Five rules to evaluate the optic disc and retinal nerve ﬁber layer for glaucoma
Murray Fingeret, O.D.,a,b Felipe A. Medeiros, M.D.,c Remo Susanna, Jr, M.D.,d and Robert N. Weinreb, M.D.c
Department of Veterans Affairs, New York Harbor Health Care System, Brooklyn, New York; bState University of New York, State College of Optometry, New York, New York; cHamilton GlaucomaCenter and the Department of Ophthalmology, University of California, San Diego, California; and dDepartment of Ophthalmology, University of São Paulo, São Paulo, Brazil
A systematic approach for the examination of the optic disc and retinal nerve ﬁber layer is described that will aid in the detection of glaucoma. This approach encompasses 5 rules: evaluation of optic disc size, neuroretinal rimsize and shape, retinal nerve ﬁber layer, presence of parapapillary atrophy, and presence of retinal or optic disc hemorrhages. A systematic process enhances the ability to detect glaucomatous damage as well as the detection of progression, and facilitates appropriate management. Key Words: Glaucoma, optic nerve, optic disc, retinal nerve ﬁber layer, optic disc hemorrhages
he evaluationof the optic nerve and retinal nerve ﬁber layer (RNFL) is essential to the recognition of glaucomatous damage. An optic nerve or RNFL abnormality is often, but not always, the ﬁrst sign of glaucomatous damage.1,2 In the earliest stages of the disease, optic nerve and RNFL damage may be present, while standard automated perimetry is still within normal limits.3-6 Early glaucomatous damage can bedifﬁcult to detect, requiring careful observation of the optic nerve and RNFL. Optic disc photography or optic nerve and RNFL imaging should be performed at the initial visit and yearly thereafter to document the optic nerve and RNFL status. In situations in which stability is in question, photography and imaging may be done at earlier intervals. Recent studies have found the difﬁculty clinicians havein following guidelines proposed by professional organizations.7,8 These guidelines recommend documentation of the optic disc appearance at the time of diagnosis and at periodic intervals during followup. In one study utilizing a chart review, 193 primary open-angle glaucoma (POAG) patients were followed up in 8 private practices in the Los Angeles area for at least 2 years.8 Almost all patientshad a photograph or drawing at the initial examination, but, at the ﬁnal followup visit, 33.2% had not had an optic nerve drawing or photograph taken within the previous 2 years. Another 37.8% had not had optic disc photography since the initial examination. A more recent chart review evaluated records from 395 POAG patients in 6 managed care plans.7 Only 53% had optic disc photographs or drawingsat the initial examination.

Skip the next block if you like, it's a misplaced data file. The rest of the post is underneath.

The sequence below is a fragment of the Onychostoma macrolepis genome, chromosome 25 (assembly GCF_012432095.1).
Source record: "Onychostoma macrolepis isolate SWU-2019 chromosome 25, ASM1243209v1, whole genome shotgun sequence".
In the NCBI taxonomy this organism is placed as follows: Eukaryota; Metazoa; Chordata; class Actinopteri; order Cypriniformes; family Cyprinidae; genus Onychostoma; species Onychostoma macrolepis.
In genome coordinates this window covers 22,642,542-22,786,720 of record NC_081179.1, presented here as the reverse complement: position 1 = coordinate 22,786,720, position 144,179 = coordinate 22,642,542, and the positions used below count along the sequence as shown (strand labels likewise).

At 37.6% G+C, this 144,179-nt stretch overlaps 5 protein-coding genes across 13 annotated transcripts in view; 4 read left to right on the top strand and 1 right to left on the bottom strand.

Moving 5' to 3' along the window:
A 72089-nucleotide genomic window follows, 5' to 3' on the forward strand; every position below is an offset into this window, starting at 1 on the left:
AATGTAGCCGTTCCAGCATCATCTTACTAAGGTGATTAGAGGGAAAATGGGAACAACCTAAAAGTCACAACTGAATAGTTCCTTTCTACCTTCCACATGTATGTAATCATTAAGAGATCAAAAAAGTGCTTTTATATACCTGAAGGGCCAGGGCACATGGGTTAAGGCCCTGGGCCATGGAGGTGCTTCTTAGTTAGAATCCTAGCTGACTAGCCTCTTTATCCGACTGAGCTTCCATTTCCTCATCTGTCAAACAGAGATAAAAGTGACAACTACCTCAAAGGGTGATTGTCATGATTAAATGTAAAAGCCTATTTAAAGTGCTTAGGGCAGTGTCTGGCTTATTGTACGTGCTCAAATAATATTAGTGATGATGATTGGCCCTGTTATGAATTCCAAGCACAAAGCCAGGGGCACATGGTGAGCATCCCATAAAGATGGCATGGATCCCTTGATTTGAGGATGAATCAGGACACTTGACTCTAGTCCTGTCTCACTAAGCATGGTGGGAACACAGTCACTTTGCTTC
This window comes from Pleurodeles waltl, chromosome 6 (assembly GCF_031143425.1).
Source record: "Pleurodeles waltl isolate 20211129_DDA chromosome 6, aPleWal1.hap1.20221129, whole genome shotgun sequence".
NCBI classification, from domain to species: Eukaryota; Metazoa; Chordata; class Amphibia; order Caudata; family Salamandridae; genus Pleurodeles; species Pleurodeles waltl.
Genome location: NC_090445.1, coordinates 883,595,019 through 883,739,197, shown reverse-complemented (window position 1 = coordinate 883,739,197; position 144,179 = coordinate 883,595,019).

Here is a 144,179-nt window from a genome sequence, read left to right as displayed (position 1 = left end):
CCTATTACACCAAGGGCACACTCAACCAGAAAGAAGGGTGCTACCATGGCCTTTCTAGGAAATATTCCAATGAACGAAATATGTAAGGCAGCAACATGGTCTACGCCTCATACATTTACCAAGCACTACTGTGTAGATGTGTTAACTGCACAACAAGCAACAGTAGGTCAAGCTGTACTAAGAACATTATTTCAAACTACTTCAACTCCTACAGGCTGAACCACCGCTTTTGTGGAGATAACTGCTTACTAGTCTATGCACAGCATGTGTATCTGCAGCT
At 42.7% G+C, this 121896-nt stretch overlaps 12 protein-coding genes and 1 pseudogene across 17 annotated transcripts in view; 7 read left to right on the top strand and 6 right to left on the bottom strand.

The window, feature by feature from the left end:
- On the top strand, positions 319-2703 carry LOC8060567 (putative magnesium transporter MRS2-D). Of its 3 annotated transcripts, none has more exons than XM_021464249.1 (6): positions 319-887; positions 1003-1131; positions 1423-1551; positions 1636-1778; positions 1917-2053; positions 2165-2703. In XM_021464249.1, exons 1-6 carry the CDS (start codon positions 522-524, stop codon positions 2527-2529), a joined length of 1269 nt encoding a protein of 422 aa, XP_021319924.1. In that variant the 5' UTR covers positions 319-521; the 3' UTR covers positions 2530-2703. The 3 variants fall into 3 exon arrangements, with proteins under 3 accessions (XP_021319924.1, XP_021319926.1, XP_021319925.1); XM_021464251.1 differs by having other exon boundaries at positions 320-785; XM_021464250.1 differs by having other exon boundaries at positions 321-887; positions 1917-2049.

Fingeret M, Medeiros FA, Susanna Jr R, Weinreb RN. Five rules to evaluate the optic disc and retinal nerve ﬁber layer for glaucoma. Optometry 2005;76:661-8. VOLUME 76 / NUMBER 11 / NOVEMBER 2005
Although several textbooks and articles describe the characteristic signs of glaucomatous damage to the optic disc,
Theﬁrst rule for the assessment of the optic disc is the observation of the scleral ring and assessment of optic disc size.
The optic disc size varies among individuals, with cup size correlating with the size of the optic disc. These examples are from 4 individuals with different optic disc sizes. The largest is in the top left, followed by top right, lower left, and lower right. Note howthe cup size correlates with the disc size, except for the picture in the lower left in which the person has glaucoma with a wedge RNFL defect and large cup.
The shape of the optic disc is oval, usually slightly greater vertically than horizontally.
no systematic approach for optic disc examination in glaucoma has been widely disseminated.9,10 When examining a patient who...